Pandemic, Privacy Rules Add to Worries Over 2020 Census Accuracy

Martin LaMonica has published a rather interesting article that describes problems that future genealogists may encounter when researching their ancestors: missing and/or inaccurate information in the 2020 U.S. census. Of course, the same census information is also used to determine all sorts of things, from the number representatives each state sends to the House of Representatives to how Federal funds are allocated for government programs and much more.

LaMonica writes:

“For the Census Bureau, the timing of national shutdowns due to the pandemic could not have been much worse.

“Stay-at-home orders in March coincided with the period when millions of Americans received their census questionnaires in the mail. But large numbers of Americans moved from where they normally live to somewhere else – in with relatives with spare rooms, back home from college or even released from prisons. These highly unusual circumstances are likely to result in failures to count, double-counting or counting in the wrong place portions of the population.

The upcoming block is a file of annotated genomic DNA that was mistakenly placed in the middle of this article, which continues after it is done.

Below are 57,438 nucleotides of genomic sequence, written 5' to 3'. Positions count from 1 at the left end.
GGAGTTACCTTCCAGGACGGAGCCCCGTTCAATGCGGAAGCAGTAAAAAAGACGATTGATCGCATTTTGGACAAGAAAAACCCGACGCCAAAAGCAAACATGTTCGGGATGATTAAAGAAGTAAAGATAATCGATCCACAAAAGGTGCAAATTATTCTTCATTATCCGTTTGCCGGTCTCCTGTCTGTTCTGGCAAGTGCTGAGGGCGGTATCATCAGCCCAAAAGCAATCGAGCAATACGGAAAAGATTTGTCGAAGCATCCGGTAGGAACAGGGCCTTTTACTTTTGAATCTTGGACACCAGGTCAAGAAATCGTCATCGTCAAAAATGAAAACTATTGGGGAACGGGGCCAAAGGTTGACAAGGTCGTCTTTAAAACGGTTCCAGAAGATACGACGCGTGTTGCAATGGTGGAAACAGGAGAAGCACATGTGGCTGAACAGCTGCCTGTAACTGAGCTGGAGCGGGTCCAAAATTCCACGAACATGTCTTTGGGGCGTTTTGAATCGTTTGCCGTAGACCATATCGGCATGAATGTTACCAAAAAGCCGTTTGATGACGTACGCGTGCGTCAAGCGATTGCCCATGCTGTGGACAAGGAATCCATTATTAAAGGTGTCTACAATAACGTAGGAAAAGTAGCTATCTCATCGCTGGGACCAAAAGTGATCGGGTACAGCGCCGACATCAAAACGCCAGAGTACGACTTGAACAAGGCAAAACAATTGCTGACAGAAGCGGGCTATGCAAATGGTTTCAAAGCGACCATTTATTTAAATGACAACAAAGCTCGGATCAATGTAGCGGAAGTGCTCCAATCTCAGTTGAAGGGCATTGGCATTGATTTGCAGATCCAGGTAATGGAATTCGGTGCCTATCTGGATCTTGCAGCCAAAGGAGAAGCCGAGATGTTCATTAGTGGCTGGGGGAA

“Disruption from the pandemic adds to existing worries around the accuracy of this year’s census data, including the introduction of a technique to protect residents’ privacy and a potentially low response rate stemming from distrust in the government.”

You can find the full article in The Conversation web site at:

A related article, Census 2020 Will Protect Your Privacy More Than Ever – but at the Price of Accuracy, by Beth Daley may be found at

One Comment

These articles reflect my concerns when completing this year’s census. It left me with the dread that so much is missing from it, and future genealogists won’t be able to find necessary information. Although I realize the main purpose of a census is not for the genealogist’s benefit, I have saved copies that include not only every member of my family but also their staff and what their jobs were at their home, and visitors that were spending time there.


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